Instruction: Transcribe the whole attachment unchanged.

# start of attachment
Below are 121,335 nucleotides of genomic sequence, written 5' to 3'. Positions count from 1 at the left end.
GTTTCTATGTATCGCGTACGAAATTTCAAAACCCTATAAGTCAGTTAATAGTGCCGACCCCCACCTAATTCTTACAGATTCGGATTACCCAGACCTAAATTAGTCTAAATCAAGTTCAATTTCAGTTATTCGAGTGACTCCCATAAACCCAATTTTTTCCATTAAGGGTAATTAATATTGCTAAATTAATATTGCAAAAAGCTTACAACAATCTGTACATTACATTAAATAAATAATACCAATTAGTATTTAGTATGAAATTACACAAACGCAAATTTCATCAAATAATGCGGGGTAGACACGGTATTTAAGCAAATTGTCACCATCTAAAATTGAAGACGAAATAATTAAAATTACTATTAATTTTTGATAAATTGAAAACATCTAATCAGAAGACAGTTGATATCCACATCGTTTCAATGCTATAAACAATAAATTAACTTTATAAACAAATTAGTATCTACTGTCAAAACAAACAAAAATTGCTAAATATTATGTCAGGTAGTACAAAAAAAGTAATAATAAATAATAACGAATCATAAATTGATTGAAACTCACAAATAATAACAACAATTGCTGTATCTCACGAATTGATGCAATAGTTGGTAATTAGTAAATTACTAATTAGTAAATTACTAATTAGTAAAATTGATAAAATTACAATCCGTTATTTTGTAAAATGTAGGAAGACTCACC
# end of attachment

Below are 121,335 nucleotides of genomic sequence, written 5' to 3'. Positions count from 1 at the left end.
GTTTCTATGTATCGCGTACGAAATTTCAAAACCCTATAAGTCAGTTAATAGTGCCGACCCCCACCTAATTCTTACAGATTCGGATTACCCAGACCTAAATTAGTCTAAATCAAGTTCAATTTCAGTTATTCGAGTGACTCCCATAAACCCAATTTTTTCCATTAAGGGTAATTAATATTGCTAAATTAATATTGCAAAAAGCTTACAACAATCTGTACATTACATTAAATAAATAATACCAATTAGTATTTAGTATGAAATTACACAAACGCAAATTTCATCAAATAATGCGGGGTAGACACGGTATTTAAGCAAATTGTCACCATCTAAAATTGAAGACGAAATAATTAAAATTACTATTAATTTTTGATAAATTGAAAACATCTAATCAGAAGACAGTTGATATCCACATCGTTTCAATGCTATAAACAATAAATTAACTTTATAAACAAATTAGTATCTACTGTCAAAACAAACAAAAATTGCTAAATATTATGTCAGGTAGTACAAAAAAAGTAATAATAAATAATAACGAATCATAAATTGATTGAAACTCACAAATAATAACAACAATTGCTGTATCTCACGAATTGATGCAATAGTTGGTAATTAGTAAATTACTAATTAGTAAATTACTAATTAGTAAAATTGATAAAATTACAATCCGTTATTTTGTAAAATGTAGGAAGACTCACC